Study Guide

A Room of One's Own Contrasting Regions: Oxbridge and Fernham

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Contrasting Regions: Oxbridge and Fernham

Chapter 1

Somebody [...] raced across the grass—would no one stop her? (25)

Hello, sarcasm. Woof's question imitates the voice of the beadle at Oxbridge. This vision at Fernham is the reverse image of the narrator's experience when she walked on the beadle's "turf" (i.e., grass) at Oxbridge.

Gate after gate seemed to close with gently finality behind me. Innumerable beadles were fitting innumerable keys into well-oiled locks; the treasure-house was being made secure for the night. (1.13)

If you didn't know Woolf was talking about a university, you might think she was talking about Gringotts. Wonder if they have a guard-dragon?

And thus by degrees was lit, halfway down the spine, which is the seat of the soul [...] the rich yellow flame of rational intercourse. (1.6)

So that's where the soul is located—right in the middle of the spine. Oh, hey, that's the stomach! We're starting to see how important good food is to good thinking: without it, you can't have a reasonable discussion.

Strolling through those colleges [...] past those ancient halls the roughness of the present seemed smoothed away; the body seemed contained in a miraculous glass cabinet through which no sound could penetrate, and the mind, freed from any contact with facts [...] was at liberty to settle down upon whatever meditation was in harmony with the moment. (1.4)

Does this quotation remind you a little of the first image of the flowing river? Woolf is as obsessed with flow as a rapper.

The lamp in the spine does not light on beef and prunes. (1.26)

Woolf repeats this stuff about the "lamp in the spine" to make it crystal clear that it's hard to think well if your body isn't treated well. No mind-body separation here; they're totally connected.

The partridges, many and various, came with all their retinue of sauces and salads [...] their potatoes, thin as coins but not so hard; their sprouts, foliated as rosebuds but more succulent. And no sooner had the roast than the silent serving-man [...] set before us [...] a confection which rose all sugar from the waves. To call it pudding and so relate it to rice and tapioca would be an insult. (1.6)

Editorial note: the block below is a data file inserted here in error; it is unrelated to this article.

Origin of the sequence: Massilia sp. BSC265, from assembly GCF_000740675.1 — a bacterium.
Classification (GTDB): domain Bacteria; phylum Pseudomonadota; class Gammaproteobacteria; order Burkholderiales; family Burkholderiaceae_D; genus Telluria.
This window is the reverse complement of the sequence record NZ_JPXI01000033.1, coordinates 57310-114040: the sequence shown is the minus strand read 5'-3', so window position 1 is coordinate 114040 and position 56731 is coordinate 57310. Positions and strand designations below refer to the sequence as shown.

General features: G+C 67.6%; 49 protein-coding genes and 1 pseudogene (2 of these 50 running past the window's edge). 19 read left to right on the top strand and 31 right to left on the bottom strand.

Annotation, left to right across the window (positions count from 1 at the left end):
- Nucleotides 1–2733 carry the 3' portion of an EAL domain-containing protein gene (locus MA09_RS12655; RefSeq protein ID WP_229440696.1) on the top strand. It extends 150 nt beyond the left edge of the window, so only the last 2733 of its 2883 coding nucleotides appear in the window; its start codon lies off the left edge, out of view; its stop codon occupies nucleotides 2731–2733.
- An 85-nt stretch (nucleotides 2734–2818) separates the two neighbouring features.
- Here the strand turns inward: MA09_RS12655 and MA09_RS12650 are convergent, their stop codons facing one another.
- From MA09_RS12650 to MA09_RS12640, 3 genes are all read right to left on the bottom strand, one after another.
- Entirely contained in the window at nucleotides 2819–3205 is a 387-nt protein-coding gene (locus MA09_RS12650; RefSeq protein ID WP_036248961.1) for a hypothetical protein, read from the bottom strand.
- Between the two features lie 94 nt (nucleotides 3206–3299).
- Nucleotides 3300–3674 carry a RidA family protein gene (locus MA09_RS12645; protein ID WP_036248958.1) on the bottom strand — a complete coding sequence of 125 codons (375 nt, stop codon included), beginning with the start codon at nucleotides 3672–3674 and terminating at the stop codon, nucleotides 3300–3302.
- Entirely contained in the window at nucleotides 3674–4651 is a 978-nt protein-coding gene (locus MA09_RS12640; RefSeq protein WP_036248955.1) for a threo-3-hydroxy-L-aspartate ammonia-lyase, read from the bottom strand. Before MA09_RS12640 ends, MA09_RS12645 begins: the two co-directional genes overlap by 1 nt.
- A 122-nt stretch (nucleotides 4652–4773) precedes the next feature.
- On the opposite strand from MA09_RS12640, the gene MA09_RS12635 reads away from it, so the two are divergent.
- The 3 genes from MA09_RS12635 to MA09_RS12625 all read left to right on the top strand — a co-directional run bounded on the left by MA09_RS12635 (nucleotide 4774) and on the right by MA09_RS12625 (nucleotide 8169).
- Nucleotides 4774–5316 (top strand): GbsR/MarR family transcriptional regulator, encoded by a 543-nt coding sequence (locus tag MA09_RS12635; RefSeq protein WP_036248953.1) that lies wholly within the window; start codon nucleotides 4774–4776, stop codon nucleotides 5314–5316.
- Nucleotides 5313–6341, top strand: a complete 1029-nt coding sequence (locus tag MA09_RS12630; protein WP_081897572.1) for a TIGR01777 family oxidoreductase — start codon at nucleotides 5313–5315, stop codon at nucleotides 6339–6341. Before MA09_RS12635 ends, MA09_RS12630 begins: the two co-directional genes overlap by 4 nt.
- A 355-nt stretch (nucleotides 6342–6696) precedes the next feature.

And this is just part of it. Part of Woolf's strategy here is to make the description as long and sensuous as the meal was, so it's worth rereading the whole thing. Just don't do it hungry!

(here I pushed into the garden, for, unwisely, the door was left open and no beadles seemed to be about) [...] The gardens of Fernham lay before me in the spring twilight, wild and open. (16)

Oxbridge is all locked up while Fernham is open to everybody. Do you think Woolf is merely telling us about the different institutions' attitudes toward garden gates, or is there something metaphorical going on?

An unending stream of gold and silver, I thought, must have flowed into this court perpetually to keep the stones coming and the masons working [...] still the flow of gold and silver went on; fellowships were founded; lectureships endowed. (1.5).

Everything flows at Oxbridge: food, wine, water, conversation, and, of course, money. Check out "Symbols" for more about all this river imagery.

That was all. The meal was over. Everybody scraped their chairs back [...] soon the hall was emptied of every sign of food. (1.26)

Meanwhile at Oxbridge, everyone lounges around on comfortable couches smoking cigars after the meal. Notice how Woolf uses short, jarring sentences to give you an impression of how abruptly the meal ended? That's some real mastery, right there.

Here was the soup. It was a plain gravy soup [...] Next came the beef with its attendant greens and potatoes—a homely trinity, suggesting the rumps of cattle in a muddy market, and sprouts curled and yellowed at the edge. (1.26)

We don't have to hammer home the contrast with the Oxbridge meal, but we will anyway: food at Oxbridge is delicious and beautiful; food (and plates) at Fernham is unappetizing and gross. Let's all just order pizza, okay?

Kings and nobles brought treasure in huge sacks and poured it under the earth. This scene was forever coming alive in my mind and placing itself by another of lean cows and a muddy market and withered greens. (1.26)

Oxbridge: the "treasure house." Fernham: the farmer's market on a February afternoon. Okay, Woolf, we get it.

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